Dan Angel: I mean, I love these too. The audience loves to see pictures of all the stars and on the set and you know, all that's in there.

Jeff DePaoli: Yeah, so it's kind of cool. Now, how involved was R.L. Stine with all of this? Other than you know the days you were shooting him, was he visiting set, was he giving notes?

Dan Angel: No, what we would do is, we'd finish scripts, then we would send the scripts, then Jane and Bob would read them, and if they had notes that give us notes. But they loved it, it was a good, healthy process. So, that worked out really well, and that's how we built that trust. You know, once you start doing it and it's working, it gets easier.

Jeff DePaoli: Did you enjoy adapting the books? I mean writers like to write their own stories, right?

Dan Angel: No, no we loved it. We loved it because they gave us creative license. If you're reading, and some of them, again, every book is different, we all have favorites, and then there's some might not be his favorite, you know? Sometimes there'd be a book that would have a germ of an idea that we liked, and then you can expand on it. We had to do hours. When you have to do hours, you have to a lot of time, we'd have to expand a lot, you know? But, when you have a cool image like Stay Out Of The Basement, and now you're dealing with something that's a lot of fun, and you've got kids and dads downstairs, what's dad up to? We had big debates about the whole scene when you get to the final moment, spoiler alert, you know where they're trying to decide which dad to kill, I mean this is tough TV. You're talking about a family show, and you know, and the kids, we called it co-viewing because adults watched it with their kids, which was great. Now you're talking about, we have to make a decision to kill one of these guys and you better pick right. So yeah, that was a lot of fun making, you know, doing those kinds of things.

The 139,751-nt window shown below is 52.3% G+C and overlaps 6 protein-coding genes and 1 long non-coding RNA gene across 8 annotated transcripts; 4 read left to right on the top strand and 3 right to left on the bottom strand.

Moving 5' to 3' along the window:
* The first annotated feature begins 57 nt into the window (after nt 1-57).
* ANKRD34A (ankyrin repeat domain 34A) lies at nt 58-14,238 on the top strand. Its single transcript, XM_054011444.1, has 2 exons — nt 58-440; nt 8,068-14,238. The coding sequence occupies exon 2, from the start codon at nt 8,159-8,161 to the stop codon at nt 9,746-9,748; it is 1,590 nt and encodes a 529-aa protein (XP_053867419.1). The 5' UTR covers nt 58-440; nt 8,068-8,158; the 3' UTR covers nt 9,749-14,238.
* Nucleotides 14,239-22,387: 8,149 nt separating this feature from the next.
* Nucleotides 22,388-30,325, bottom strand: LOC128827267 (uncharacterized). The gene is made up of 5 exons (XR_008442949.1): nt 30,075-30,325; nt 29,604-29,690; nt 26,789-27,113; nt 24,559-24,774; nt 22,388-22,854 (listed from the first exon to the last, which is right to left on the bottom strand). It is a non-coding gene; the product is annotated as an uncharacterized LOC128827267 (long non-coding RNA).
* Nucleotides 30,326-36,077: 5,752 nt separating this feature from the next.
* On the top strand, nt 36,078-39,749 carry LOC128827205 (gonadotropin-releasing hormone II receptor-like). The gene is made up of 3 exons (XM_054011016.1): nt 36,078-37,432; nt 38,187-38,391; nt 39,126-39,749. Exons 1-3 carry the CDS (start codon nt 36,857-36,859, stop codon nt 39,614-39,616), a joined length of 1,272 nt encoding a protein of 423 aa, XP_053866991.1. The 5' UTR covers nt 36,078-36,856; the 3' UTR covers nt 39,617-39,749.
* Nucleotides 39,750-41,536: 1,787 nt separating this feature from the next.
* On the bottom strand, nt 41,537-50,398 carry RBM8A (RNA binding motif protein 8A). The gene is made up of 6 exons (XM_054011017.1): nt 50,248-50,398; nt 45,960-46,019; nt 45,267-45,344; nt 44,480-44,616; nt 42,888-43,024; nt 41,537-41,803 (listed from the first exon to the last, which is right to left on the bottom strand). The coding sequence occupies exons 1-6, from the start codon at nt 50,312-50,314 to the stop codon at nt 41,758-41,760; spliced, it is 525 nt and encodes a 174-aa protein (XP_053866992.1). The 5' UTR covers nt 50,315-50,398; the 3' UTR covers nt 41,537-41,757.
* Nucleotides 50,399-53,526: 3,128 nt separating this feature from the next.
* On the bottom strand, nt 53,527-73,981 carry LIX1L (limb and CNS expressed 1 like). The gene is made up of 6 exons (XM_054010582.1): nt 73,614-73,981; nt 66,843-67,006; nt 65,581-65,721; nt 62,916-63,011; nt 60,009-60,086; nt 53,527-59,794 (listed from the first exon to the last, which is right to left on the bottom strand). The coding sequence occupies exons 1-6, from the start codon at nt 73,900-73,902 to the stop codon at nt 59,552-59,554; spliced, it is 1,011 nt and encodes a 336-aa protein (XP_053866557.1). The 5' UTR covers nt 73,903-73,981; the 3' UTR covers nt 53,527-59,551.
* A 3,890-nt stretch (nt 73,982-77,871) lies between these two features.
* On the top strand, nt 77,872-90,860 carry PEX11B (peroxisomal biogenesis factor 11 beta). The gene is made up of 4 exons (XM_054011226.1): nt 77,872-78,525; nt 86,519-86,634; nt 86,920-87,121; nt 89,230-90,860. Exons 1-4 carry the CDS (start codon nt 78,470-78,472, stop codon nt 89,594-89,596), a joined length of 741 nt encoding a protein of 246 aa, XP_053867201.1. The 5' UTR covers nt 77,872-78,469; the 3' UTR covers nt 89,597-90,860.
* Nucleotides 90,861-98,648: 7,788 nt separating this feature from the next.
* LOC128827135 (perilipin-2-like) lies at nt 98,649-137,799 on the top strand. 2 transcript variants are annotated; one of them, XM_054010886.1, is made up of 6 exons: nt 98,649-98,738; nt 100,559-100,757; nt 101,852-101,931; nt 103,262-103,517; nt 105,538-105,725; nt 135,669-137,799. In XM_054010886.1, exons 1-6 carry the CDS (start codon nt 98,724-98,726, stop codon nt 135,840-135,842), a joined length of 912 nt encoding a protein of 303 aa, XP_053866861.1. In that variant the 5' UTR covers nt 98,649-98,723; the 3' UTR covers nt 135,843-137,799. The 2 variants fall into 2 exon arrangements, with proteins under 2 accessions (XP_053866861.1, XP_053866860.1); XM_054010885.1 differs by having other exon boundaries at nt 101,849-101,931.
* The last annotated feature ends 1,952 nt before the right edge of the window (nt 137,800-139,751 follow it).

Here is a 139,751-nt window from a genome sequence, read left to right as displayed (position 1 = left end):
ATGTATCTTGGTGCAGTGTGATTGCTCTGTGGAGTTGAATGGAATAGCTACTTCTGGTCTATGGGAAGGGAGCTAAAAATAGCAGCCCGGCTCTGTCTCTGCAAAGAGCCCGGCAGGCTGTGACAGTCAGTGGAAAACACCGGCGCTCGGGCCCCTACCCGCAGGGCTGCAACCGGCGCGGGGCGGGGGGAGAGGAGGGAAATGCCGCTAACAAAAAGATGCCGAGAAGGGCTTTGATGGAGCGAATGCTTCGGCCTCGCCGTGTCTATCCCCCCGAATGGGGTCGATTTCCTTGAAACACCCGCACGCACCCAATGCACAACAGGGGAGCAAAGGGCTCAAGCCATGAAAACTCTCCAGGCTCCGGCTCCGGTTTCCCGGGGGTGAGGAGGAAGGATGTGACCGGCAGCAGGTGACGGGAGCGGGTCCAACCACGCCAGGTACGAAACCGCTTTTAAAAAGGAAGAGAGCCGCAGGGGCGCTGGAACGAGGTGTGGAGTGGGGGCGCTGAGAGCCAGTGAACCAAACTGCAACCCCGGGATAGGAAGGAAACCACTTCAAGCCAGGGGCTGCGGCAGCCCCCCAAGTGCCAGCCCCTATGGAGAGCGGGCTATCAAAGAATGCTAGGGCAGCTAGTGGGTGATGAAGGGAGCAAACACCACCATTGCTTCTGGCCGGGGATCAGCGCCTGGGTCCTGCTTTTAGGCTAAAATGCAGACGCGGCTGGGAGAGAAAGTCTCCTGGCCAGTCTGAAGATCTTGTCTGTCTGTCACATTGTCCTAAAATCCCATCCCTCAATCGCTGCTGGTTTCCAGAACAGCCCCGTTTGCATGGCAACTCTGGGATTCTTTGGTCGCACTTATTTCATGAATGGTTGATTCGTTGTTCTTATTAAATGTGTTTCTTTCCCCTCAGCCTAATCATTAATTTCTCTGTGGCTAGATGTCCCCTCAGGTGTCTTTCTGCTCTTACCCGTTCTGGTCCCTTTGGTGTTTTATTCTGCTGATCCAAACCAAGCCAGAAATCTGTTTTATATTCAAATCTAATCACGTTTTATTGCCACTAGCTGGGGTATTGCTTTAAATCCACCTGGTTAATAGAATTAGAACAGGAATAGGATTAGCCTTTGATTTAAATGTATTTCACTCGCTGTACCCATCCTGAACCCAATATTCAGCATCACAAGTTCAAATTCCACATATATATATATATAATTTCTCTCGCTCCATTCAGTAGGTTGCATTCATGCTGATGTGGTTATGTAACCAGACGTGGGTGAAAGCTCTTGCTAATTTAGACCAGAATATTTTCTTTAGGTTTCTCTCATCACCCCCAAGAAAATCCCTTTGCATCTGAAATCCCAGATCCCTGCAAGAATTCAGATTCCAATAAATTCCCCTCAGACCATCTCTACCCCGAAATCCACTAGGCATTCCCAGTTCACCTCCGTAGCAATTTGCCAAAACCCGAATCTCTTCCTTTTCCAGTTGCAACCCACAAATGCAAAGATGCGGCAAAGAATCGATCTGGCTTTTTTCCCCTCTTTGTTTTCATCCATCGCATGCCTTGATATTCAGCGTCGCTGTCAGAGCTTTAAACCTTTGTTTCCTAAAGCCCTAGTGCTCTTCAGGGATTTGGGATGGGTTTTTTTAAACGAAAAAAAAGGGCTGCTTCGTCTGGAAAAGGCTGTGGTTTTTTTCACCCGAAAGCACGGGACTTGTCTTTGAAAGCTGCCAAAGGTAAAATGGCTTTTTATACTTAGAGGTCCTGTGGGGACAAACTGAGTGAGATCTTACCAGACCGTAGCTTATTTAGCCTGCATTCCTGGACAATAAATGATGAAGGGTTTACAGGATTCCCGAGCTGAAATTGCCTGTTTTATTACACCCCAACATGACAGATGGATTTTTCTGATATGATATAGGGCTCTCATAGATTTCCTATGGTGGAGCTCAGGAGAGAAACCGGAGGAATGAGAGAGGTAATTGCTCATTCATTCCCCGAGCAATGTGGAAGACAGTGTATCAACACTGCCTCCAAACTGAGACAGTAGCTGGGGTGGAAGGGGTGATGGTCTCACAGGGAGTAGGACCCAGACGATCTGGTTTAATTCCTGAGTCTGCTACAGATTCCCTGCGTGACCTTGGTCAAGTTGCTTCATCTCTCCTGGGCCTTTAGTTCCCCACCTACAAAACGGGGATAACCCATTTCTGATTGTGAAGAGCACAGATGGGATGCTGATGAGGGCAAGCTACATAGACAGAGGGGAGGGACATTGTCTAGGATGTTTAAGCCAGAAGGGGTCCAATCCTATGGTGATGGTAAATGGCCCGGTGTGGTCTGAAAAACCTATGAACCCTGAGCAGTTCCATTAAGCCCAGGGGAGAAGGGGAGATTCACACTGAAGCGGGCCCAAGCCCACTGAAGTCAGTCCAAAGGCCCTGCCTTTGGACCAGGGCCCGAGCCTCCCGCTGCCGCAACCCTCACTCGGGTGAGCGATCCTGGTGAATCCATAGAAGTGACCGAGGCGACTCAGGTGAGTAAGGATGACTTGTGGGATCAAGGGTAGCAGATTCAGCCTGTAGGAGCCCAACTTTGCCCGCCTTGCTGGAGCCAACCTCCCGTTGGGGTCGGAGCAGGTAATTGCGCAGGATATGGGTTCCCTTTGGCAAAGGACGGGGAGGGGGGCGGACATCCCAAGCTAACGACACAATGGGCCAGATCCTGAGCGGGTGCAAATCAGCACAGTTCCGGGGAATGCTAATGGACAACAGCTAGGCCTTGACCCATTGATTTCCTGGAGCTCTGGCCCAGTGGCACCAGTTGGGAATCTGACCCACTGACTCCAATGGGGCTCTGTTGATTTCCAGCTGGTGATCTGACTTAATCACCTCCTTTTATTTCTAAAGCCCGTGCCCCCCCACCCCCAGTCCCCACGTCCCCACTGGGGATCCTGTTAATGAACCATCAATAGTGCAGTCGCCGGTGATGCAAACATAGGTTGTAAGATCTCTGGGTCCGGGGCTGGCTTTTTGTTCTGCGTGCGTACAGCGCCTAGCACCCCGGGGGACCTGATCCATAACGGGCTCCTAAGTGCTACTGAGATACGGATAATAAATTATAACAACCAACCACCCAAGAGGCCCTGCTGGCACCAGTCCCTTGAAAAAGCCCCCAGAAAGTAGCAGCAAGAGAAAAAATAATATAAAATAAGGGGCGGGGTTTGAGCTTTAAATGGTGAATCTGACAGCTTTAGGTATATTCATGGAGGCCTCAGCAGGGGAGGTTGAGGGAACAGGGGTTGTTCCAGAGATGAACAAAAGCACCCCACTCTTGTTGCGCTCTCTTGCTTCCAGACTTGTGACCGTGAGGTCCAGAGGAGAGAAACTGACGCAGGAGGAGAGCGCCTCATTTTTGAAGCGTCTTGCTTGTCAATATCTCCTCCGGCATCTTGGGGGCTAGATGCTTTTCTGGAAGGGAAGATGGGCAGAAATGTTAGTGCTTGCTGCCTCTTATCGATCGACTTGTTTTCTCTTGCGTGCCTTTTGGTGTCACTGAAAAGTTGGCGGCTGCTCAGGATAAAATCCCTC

Jeff DePaoli: Was there ever a difficult story when it came to adapting the book to the TV screen? Anything in the story that was like a difficult hurdle to get over something you had to cut just because you're like, "I don't know, that doesn't work for a TV series. It works in the book, but not in the series."

Dan Angel: I think it was more like if you read something and didn't love it like, It Came From Beneath The Sink, a killer sponge was not exciting. That was one of our least favorite. Now you're trying to take an inanimate, a sponge, and how are we going to make this scary? Production-wise it was really a drag. I mean, no matter what you do with the sponge, it's only so scary. So, we had those kinds of challenges, you know? The fun challenges were, I'm just kind of rattling off things in my memory bank, but like Werewolf Of Fever Swamp. I mean, anything you do that requires makeup, and let's go back to Haunted Mask for a second, and Haunted Mask two with John White, that I really remember. Because we only have so many hours to shoot, especially with the kids, and so they would end up wearing the mask the whole time, and when they take a break, they're drinking protein shakes.